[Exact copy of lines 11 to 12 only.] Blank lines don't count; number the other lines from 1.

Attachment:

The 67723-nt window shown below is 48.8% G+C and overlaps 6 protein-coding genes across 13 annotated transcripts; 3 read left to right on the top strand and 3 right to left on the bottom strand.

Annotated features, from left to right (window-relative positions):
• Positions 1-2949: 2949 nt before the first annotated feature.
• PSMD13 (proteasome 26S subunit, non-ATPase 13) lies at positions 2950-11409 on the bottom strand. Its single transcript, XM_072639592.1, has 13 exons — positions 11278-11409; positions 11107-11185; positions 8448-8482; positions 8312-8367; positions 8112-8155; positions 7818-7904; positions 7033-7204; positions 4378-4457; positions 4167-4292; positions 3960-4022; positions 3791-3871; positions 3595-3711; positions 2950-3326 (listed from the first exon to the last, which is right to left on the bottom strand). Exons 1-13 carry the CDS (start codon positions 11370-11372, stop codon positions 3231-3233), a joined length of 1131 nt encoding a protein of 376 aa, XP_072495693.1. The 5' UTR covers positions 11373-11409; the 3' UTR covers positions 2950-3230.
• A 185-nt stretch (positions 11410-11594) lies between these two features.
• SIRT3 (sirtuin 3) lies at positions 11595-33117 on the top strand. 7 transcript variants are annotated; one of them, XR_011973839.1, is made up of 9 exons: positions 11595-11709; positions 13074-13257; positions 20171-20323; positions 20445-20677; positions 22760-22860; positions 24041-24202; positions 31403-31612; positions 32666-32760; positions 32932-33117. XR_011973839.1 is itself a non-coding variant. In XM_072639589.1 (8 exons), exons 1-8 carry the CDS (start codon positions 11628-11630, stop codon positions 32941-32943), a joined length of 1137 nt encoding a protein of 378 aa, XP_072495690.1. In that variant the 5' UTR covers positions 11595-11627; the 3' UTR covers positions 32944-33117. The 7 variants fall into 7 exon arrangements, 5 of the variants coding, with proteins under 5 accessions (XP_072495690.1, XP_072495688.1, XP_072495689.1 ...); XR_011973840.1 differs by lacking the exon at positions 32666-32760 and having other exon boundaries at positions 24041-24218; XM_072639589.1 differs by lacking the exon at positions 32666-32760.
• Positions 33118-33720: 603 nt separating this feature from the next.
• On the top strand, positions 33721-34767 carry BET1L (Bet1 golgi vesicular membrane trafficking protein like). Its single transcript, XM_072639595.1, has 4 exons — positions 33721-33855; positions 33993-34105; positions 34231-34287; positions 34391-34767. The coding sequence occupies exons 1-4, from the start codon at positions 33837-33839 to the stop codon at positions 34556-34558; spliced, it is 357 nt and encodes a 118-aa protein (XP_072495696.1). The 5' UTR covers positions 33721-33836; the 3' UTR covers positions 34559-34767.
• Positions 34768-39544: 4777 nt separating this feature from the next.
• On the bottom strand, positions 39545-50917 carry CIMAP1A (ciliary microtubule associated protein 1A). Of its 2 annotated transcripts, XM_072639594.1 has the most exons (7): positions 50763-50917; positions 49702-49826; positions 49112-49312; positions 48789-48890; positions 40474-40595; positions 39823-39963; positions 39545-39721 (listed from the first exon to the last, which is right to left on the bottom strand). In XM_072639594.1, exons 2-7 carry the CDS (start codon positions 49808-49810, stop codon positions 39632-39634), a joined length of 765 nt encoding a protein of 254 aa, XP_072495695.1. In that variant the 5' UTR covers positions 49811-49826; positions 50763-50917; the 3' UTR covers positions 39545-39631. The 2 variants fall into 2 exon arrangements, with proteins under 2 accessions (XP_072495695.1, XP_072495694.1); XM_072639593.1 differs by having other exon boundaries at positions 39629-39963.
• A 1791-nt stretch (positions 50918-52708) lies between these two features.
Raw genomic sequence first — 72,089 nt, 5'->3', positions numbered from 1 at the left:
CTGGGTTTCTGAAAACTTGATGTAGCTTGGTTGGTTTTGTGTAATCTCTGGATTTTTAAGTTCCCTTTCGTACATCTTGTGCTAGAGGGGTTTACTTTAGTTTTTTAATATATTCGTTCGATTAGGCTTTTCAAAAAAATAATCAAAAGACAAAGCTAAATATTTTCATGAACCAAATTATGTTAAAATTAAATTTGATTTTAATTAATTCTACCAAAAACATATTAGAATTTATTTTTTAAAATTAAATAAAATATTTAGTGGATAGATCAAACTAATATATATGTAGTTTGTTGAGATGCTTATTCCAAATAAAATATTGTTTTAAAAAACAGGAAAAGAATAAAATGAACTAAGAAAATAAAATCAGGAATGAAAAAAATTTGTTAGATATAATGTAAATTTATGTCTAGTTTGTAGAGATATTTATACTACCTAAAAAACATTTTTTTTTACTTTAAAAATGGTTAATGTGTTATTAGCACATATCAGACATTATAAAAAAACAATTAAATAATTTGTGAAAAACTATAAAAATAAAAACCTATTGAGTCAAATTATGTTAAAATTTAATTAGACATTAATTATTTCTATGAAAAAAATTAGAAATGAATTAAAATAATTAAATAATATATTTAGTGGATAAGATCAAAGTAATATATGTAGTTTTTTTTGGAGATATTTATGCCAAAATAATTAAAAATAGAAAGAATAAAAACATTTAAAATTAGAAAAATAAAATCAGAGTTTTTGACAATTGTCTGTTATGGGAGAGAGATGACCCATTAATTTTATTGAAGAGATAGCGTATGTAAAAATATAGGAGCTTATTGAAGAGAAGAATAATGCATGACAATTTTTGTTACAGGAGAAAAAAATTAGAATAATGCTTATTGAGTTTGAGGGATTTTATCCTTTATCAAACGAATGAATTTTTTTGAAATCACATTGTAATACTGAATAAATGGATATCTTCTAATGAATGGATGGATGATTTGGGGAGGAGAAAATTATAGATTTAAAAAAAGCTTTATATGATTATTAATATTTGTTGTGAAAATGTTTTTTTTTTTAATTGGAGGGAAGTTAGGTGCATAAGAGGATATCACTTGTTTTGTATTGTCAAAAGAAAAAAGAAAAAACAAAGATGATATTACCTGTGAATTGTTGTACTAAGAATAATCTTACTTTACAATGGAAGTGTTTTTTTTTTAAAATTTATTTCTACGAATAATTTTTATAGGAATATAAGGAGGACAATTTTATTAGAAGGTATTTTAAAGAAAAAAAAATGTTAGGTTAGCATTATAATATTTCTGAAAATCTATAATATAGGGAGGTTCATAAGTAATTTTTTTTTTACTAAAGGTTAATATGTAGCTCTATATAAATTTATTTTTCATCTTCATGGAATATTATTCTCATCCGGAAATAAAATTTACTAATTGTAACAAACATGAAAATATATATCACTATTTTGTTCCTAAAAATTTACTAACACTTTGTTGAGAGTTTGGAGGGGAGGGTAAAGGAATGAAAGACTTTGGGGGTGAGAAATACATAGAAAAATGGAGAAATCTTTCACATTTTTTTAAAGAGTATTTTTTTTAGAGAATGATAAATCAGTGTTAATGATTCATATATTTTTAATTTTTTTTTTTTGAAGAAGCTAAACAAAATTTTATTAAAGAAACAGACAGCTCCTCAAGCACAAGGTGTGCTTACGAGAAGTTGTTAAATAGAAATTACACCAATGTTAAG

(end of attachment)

• A 1791-nt stretch (positions 50918-52708) lies between these two features.
Raw genomic sequence first — 72,089 nt, 5'->3', positions numbered from 1 at the left: